As the Congressional campaign season starts in earnest, some Washington eyes are turning to the blogosphere for a preview of the usual Democratic squabble - the leftists vs the centrists. As in 2004, the questions are how much fund-raising power to bloggers and online advocacy groups have - and can mainstream Democrats build a winning coalition around the center if they leave the base unexcited?But, this article in the Washington Post notes, the impact of the Web on this age-old tension is a wild card. There's some justification is taking the base, especially the blogging base, for granted.
These activists -- spearheaded by battle-ready bloggers and making their influence felt through relentless e-mail campaigns -- have denounced what they regard as a flaccid Democratic response to the Supreme Court fight, President Bush's upcoming State of the Union address and the Iraq war. In every case, they have portrayed party leaders as gutless sellouts.
... "The bloggers and online donors represent an important resource for the party, but they are not representative of the majority you need to win elections," said Steve Elmendorf, a Democratic lobbyist who advised Kerry's 2004 presidential campaign. "The trick will be to harness their energy and their money without looking like you are a captive of the activist left."
But there's some evidence that the online left is a potent force. The Post likens the blog phenom to conservative talk radio in the 1980s - a grass-roots media revolution that drove the Republican party rightward and established a new political equation. The danger for politicians in ignoring the bloggers is no one really knows to what degree they represent an untapped angry audience that can punish candidates that don't pass muster.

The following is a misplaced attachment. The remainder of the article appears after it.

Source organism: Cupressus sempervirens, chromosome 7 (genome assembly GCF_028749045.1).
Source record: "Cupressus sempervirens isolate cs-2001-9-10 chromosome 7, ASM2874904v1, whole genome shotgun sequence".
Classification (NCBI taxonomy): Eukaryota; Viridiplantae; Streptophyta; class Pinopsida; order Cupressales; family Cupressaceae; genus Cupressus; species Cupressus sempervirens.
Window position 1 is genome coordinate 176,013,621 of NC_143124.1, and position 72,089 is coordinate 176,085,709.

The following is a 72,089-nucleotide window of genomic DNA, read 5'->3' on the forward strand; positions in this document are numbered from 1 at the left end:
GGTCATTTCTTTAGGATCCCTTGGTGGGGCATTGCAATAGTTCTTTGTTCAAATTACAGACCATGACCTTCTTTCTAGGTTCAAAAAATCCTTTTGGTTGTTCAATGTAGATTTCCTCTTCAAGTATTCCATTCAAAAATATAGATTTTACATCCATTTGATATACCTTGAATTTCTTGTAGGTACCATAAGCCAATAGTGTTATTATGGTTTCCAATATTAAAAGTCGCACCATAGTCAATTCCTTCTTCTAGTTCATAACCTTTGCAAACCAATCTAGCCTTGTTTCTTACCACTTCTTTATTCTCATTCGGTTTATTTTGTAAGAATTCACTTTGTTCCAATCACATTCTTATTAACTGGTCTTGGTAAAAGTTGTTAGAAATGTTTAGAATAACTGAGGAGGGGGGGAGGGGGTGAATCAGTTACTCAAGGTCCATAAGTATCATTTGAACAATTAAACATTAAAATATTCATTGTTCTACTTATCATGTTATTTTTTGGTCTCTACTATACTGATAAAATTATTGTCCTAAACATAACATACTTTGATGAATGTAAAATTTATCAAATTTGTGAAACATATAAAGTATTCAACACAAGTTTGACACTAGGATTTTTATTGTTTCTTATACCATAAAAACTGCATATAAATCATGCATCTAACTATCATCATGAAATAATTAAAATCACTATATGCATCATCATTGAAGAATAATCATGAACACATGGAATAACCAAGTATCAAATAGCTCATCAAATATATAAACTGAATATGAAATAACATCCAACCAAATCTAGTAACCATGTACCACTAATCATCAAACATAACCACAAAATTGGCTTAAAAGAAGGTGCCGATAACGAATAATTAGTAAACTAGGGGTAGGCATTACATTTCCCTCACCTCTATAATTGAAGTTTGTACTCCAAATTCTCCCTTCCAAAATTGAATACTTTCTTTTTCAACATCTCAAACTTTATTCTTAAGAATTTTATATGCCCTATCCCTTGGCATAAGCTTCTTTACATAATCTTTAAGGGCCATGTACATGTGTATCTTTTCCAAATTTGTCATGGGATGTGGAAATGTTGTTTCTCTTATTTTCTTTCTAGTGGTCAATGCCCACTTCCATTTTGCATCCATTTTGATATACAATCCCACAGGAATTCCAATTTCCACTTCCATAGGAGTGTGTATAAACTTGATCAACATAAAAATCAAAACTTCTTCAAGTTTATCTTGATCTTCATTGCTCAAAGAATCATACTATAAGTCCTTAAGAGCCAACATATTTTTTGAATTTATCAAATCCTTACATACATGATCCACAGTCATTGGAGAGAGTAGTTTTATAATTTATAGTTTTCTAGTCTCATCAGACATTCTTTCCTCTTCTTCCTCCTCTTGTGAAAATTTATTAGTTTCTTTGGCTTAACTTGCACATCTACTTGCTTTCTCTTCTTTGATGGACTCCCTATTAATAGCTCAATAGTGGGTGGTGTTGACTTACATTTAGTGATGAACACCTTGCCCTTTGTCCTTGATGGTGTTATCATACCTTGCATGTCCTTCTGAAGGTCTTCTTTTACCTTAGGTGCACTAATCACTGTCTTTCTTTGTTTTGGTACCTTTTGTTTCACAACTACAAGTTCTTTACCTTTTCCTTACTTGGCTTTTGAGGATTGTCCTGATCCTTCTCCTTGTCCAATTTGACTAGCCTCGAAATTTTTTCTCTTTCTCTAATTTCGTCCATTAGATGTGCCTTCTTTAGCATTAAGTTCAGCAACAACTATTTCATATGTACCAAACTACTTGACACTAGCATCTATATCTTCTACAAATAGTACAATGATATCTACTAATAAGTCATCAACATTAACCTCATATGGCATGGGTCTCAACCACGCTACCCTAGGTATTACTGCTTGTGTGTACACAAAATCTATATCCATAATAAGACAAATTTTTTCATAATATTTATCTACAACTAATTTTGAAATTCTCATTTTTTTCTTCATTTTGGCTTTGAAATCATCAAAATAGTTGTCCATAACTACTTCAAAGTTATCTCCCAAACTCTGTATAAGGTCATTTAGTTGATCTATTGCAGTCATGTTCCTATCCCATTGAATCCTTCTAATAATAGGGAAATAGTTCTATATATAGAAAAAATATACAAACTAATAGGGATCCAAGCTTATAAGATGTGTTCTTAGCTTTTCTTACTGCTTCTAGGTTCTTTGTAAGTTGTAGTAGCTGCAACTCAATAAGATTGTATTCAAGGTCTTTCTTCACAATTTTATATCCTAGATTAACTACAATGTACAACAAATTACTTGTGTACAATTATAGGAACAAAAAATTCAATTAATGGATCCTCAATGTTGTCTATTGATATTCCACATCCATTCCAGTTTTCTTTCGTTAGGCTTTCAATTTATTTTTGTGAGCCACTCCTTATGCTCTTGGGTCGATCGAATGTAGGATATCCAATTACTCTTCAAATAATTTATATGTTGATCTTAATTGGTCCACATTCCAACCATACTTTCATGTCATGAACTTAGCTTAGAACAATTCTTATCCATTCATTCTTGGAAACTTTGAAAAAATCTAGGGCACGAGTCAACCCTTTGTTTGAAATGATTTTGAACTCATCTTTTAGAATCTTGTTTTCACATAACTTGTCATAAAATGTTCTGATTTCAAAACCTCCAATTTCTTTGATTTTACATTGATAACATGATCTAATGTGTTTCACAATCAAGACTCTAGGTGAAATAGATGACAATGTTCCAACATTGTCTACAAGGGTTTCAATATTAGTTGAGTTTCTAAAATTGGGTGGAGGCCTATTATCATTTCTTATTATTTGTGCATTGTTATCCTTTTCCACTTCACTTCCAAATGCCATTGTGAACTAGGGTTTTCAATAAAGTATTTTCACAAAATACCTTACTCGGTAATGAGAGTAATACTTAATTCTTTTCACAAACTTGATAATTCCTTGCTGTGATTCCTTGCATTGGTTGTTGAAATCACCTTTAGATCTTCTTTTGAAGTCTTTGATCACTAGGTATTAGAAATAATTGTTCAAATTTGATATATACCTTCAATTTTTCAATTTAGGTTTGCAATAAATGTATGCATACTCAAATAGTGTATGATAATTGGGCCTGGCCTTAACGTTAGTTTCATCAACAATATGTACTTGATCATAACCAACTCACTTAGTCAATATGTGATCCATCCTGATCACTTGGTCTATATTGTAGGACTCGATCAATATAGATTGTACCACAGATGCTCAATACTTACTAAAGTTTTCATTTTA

Unlike the past, the "pressure is conveyed through a faster, better organized, more insistent medium," said Jim Jordan, a Democratic strategist. ...
Even if they disagree with their positions, Democratic candidates recognize from the Dean experience the power of the activists to raise money and infuse a campaign with their energy. On the flip side, the Alito and Kaine episodes serve as a cautionary tales of what can happen to politicians when they spurn the blogs.
"John Kerry is beginning to bring the traditional Democratic leadership in Washington together with the untraditional netroots activists of the country," James Boyce wrote on the Huffington Post. "A man often accused of being the ultimate Washington insider looked outside of the beltway and saw the concern, in fact, the distress among literally millions of online Democrats."